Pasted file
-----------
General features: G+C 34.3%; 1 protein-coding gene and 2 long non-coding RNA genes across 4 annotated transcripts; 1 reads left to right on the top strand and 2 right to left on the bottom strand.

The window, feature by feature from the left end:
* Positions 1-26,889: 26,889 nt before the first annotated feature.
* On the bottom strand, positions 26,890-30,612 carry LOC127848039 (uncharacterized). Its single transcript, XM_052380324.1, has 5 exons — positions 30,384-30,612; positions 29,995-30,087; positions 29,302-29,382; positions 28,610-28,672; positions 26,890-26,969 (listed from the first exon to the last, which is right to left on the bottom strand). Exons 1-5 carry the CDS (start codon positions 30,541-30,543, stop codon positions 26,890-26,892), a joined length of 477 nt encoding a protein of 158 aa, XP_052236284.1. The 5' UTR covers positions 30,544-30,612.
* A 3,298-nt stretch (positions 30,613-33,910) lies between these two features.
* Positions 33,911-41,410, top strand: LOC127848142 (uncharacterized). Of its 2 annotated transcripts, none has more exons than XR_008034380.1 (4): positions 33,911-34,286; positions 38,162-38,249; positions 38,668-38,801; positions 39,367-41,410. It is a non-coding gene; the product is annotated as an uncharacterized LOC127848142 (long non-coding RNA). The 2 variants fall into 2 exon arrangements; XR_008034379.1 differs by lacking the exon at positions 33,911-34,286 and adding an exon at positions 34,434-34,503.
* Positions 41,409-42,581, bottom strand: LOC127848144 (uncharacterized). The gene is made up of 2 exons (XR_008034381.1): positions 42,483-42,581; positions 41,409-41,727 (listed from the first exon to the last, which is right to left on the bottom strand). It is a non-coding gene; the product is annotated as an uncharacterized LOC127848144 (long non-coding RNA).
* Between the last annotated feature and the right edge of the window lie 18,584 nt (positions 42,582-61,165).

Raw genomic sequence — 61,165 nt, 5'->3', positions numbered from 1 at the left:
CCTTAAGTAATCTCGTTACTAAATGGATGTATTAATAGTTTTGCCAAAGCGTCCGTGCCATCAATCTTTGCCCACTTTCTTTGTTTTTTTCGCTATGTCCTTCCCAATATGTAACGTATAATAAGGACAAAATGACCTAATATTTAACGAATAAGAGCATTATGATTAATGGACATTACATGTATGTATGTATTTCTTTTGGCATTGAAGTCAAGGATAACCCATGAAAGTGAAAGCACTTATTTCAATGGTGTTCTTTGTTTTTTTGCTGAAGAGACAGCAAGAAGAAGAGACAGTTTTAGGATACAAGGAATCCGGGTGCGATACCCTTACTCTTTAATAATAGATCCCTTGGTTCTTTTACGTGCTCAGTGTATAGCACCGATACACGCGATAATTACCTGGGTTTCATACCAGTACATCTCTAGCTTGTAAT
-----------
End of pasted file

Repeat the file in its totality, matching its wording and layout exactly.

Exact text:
General features: G+C 34.3%; 1 protein-coding gene and 2 long non-coding RNA genes across 4 annotated transcripts; 1 reads left to right on the top strand and 2 right to left on the bottom strand.

The window, feature by feature from the left end:
* Positions 1-26,889: 26,889 nt before the first annotated feature.
* On the bottom strand, positions 26,890-30,612 carry LOC127848039 (uncharacterized). Its single transcript, XM_052380324.1, has 5 exons — positions 30,384-30,612; positions 29,995-30,087; positions 29,302-29,382; positions 28,610-28,672; positions 26,890-26,969 (listed from the first exon to the last, which is right to left on the bottom strand). Exons 1-5 carry the CDS (start codon positions 30,541-30,543, stop codon positions 26,890-26,892), a joined length of 477 nt encoding a protein of 158 aa, XP_052236284.1. The 5' UTR covers positions 30,544-30,612.
* A 3,298-nt stretch (positions 30,613-33,910) lies between these two features.
* Positions 33,911-41,410, top strand: LOC127848142 (uncharacterized). Of its 2 annotated transcripts, none has more exons than XR_008034380.1 (4): positions 33,911-34,286; positions 38,162-38,249; positions 38,668-38,801; positions 39,367-41,410. It is a non-coding gene; the product is annotated as an uncharacterized LOC127848142 (long non-coding RNA). The 2 variants fall into 2 exon arrangements; XR_008034379.1 differs by lacking the exon at positions 33,911-34,286 and adding an exon at positions 34,434-34,503.
* Positions 41,409-42,581, bottom strand: LOC127848144 (uncharacterized). The gene is made up of 2 exons (XR_008034381.1): positions 42,483-42,581; positions 41,409-41,727 (listed from the first exon to the last, which is right to left on the bottom strand). It is a non-coding gene; the product is annotated as an uncharacterized LOC127848144 (long non-coding RNA).
* Between the last annotated feature and the right edge of the window lie 18,584 nt (positions 42,582-61,165).

Raw genomic sequence — 61,165 nt, 5'->3', positions numbered from 1 at the left:
CCTTAAGTAATCTCGTTACTAAATGGATGTATTAATAGTTTTGCCAAAGCGTCCGTGCCATCAATCTTTGCCCACTTTCTTTGTTTTTTTCGCTATGTCCTTCCCAATATGTAACGTATAATAAGGACAAAATGACCTAATATTTAACGAATAAGAGCATTATGATTAATGGACATTACATGTATGTATGTATTTCTTTTGGCATTGAAGTCAAGGATAACCCATGAAAGTGAAAGCACTTATTTCAATGGTGTTCTTTGTTTTTTTGCTGAAGAGACAGCAAGAAGAAGAGACAGTTTTAGGATACAAGGAATCCGGGTGCGATACCCTTACTCTTTAATAATAGATCCCTTGGTTCTTTTACGTGCTCAGTGTATAGCACCGATACACGCGATAATTACCTGGGTTTCATACCAGTACATCTCTAGCTTGTAAT